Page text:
Over the course of the budget season, the Council expressed its concern that because so much is unknown about the months ahead, it is difficult to measure whether our school budget is allocated as it needs to be. Just this week, the State underscored this point by issuing guidance requiring school departments to come up with three concurrent plans for classes in the fall: one in-person, one remote, and one mixed. But with so much in flux, the best thing the Council could do was to give the School Department the maximum funding possible to meet our students’ needs. Over the coming months, I am confident that the Council will exercise its oversight powers, in partnership with the School Committee, to monitor how we adapt our spending in light of the developing situation.
Finally, the Council also passed a $3 billion capital budget, the largest in the city’s history. It includes a large number of much-needed projects: from schools and libraries, to parks and youth centers, to safer roads and bike lanes and sidewalks. It doubles the number of street trees that we will be able to plant, and includes support to renovate public housing for seniors and people with disabilities. Because of our strong bond rating and the borrowing environment, we can afford to make these investments even as our operating budget may shrink over the next few years. Doing so will benefit many future generations of Bostonians. A robust city capital budget is also a way to invest counter-cyclically in our local economy as we weather a decrease in private spending. And even as we live through a public health emergency, we are also in the midst of an ongoing climate emergency, so the 10% of our capital budget dedicated to resiliency is an essential investment. Over the coming months and years, we may also see additional state and federal investment in capital spending to counter the recession. The Council will therefore need to continue pushing very hard to get Bostonians hired for these local jobs and open new avenues for Minority and Women-owned Businesses (MWBEs) to successfully bid for these contracts. With the budget passed, that work continues; President Janey and Councilor Wu will host a hearing on this topic on Monday, June 29th at 3pm.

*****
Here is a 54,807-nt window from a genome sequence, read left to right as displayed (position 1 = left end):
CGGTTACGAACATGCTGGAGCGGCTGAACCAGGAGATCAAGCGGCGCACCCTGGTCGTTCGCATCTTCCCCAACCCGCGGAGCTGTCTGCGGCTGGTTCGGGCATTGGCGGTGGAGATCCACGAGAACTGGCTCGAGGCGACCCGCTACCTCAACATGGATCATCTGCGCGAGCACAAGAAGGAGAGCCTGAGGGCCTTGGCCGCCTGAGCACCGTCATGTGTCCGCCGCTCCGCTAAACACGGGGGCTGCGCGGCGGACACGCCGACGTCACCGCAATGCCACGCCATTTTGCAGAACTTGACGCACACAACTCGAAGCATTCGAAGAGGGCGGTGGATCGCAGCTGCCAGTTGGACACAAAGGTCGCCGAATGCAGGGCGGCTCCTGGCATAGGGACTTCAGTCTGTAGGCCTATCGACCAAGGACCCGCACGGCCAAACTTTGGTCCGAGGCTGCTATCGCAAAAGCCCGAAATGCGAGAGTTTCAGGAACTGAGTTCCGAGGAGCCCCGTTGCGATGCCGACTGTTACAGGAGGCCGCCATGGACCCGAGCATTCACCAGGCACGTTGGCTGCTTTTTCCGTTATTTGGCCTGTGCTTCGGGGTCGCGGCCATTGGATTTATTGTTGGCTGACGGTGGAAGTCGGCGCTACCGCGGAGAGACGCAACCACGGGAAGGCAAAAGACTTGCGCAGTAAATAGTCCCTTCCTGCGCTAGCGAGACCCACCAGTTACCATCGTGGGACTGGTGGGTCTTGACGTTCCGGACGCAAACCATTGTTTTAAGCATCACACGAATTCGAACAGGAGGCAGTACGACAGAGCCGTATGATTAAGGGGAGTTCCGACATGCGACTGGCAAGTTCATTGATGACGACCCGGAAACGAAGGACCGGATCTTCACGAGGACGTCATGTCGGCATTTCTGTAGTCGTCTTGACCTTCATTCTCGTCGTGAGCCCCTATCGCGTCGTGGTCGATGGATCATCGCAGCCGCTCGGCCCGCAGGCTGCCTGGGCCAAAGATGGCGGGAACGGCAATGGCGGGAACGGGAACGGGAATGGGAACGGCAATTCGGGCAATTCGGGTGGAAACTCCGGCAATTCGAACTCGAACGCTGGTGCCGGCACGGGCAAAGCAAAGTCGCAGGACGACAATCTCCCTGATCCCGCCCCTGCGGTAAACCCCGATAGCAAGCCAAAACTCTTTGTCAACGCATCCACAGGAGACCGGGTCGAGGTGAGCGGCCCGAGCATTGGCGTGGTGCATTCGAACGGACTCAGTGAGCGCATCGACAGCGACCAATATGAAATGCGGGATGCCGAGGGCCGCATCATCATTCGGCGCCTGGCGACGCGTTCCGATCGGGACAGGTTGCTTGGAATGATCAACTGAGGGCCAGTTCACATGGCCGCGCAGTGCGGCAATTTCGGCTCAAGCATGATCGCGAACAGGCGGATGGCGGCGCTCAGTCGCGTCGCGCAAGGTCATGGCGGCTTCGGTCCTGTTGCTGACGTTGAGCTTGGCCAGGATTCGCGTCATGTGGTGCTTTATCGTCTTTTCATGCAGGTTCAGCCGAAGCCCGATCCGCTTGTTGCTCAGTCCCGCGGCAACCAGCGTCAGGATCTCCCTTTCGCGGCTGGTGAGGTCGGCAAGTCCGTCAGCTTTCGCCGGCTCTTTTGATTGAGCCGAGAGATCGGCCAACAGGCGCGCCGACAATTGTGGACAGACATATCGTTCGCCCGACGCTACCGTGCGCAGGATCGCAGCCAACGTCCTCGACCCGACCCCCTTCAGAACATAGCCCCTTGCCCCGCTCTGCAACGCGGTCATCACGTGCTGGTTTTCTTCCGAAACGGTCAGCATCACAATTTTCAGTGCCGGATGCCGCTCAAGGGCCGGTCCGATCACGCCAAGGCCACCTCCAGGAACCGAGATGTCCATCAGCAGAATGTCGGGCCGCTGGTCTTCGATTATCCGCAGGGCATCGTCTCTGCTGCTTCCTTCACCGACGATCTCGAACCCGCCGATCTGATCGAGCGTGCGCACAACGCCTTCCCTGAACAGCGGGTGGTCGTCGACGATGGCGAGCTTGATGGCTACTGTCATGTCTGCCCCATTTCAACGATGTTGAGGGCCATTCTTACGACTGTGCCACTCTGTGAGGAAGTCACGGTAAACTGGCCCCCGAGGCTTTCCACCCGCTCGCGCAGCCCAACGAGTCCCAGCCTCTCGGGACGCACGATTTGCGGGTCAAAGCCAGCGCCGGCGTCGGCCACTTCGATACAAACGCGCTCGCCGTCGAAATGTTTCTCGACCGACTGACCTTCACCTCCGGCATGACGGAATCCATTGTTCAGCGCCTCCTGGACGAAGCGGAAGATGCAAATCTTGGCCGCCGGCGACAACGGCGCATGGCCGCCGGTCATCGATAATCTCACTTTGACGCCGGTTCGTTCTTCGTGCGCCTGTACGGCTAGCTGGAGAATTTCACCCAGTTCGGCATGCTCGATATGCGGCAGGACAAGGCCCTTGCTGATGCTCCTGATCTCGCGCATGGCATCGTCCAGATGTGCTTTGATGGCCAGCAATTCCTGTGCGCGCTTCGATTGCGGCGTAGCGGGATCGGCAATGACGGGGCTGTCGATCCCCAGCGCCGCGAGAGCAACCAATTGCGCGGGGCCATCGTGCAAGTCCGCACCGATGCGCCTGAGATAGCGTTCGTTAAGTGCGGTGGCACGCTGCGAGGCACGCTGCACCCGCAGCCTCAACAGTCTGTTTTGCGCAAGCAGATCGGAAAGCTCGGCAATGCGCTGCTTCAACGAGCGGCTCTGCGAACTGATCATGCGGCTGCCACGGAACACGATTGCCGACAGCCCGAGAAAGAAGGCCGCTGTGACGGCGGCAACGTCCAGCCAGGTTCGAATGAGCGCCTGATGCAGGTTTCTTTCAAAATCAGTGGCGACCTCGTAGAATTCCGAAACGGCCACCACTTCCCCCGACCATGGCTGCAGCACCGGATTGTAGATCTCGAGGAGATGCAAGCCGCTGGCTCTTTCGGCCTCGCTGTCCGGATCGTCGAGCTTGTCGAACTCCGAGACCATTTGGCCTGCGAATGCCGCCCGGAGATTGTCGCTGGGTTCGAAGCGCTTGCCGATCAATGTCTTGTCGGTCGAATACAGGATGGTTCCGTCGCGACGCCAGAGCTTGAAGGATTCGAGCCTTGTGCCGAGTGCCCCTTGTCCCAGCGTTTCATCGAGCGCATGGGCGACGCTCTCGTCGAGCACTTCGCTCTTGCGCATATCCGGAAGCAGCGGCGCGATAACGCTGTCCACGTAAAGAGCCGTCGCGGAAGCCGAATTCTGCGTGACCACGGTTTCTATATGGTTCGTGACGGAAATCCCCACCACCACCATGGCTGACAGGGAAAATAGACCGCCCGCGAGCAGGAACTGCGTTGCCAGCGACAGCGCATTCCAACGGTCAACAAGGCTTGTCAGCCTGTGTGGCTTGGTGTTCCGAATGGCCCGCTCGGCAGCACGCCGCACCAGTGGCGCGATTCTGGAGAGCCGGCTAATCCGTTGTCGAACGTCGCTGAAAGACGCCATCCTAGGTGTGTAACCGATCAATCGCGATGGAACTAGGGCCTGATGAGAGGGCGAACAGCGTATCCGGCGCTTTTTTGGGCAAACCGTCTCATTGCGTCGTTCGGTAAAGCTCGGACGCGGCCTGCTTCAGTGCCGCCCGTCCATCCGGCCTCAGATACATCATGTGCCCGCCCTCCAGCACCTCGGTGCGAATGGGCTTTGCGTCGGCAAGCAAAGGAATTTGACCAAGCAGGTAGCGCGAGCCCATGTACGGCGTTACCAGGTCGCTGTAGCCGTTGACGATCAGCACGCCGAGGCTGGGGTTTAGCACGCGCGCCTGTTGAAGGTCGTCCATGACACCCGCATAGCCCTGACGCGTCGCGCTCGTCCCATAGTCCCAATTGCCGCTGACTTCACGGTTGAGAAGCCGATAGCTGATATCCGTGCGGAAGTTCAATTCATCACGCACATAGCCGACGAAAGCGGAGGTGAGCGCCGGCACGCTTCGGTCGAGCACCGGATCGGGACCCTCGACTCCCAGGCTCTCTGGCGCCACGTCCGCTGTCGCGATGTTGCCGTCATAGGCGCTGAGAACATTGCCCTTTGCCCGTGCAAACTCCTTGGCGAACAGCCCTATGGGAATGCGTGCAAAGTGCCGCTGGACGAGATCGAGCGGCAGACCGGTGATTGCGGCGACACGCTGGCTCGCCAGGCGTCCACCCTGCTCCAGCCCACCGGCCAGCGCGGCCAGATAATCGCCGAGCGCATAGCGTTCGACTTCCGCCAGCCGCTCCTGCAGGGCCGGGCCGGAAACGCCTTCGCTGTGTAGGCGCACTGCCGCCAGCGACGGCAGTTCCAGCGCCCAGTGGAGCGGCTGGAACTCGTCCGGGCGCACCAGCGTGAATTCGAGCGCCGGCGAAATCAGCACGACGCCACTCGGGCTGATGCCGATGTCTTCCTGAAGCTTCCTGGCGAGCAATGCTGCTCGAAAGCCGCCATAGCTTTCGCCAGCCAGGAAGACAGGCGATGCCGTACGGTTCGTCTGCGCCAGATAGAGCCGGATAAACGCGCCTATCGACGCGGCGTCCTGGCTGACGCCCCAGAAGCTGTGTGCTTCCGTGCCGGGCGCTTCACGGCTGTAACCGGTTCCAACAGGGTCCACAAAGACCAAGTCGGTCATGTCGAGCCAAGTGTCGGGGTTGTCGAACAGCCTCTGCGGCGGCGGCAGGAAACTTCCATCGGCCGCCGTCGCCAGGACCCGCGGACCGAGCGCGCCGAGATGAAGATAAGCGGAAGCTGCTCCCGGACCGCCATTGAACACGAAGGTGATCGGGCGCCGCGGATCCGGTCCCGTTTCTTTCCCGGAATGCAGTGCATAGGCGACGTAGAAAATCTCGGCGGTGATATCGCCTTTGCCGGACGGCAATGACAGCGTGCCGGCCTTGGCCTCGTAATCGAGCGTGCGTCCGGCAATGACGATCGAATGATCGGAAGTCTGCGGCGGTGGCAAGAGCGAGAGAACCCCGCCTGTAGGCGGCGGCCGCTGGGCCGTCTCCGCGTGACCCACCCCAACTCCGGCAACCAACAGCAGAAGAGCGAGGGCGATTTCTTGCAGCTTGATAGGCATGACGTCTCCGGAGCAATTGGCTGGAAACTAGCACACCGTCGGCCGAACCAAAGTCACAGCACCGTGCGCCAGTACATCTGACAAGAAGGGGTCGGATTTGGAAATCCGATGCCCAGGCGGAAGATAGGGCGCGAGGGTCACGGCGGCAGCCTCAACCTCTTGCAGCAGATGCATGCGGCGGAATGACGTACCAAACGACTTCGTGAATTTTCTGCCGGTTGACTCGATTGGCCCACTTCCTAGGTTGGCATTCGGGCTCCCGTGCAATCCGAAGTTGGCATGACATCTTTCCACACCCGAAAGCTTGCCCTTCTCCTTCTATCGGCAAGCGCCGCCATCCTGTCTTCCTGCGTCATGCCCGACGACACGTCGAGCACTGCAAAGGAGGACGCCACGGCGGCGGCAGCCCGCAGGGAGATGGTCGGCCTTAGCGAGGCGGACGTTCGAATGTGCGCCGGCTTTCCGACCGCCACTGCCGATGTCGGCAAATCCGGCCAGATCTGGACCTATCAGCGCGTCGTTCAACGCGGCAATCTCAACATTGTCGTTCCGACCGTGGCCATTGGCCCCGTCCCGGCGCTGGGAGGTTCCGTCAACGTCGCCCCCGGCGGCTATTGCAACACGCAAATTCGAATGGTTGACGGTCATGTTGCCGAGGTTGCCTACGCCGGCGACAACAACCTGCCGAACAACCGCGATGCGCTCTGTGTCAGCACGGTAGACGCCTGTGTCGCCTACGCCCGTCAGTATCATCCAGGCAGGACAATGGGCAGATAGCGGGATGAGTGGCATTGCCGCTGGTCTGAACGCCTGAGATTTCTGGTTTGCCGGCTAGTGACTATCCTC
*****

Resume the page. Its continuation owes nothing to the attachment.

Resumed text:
In closing, I want to thank the Council staff who worked so hard on our entire budget process – from staff clinics to working sessions to long Zoom hearings to all the document preparation and research in between. In particular, thanks to Michelle Goldberg, Kerry Jordan, Candace Morales, Shane Pac, and Cora Montrond of central staff, and to Jonathan Spillane, Lauren Brody, Emily Brown, and Henry Santana from my office. Budgets are value statements, but there is a great deal of invisible work that goes into analyzing how those numbers actually reflect priorities on the ground, so their public service provides an essential backing for each of us who must weigh hard votes. Councilors and staff alike show up each day in the service of the City we love, and have done so throughout this budget process. I am grateful to every one of them for their hard work and dedication.
With all my thanks,
Councilor Kenzie Bok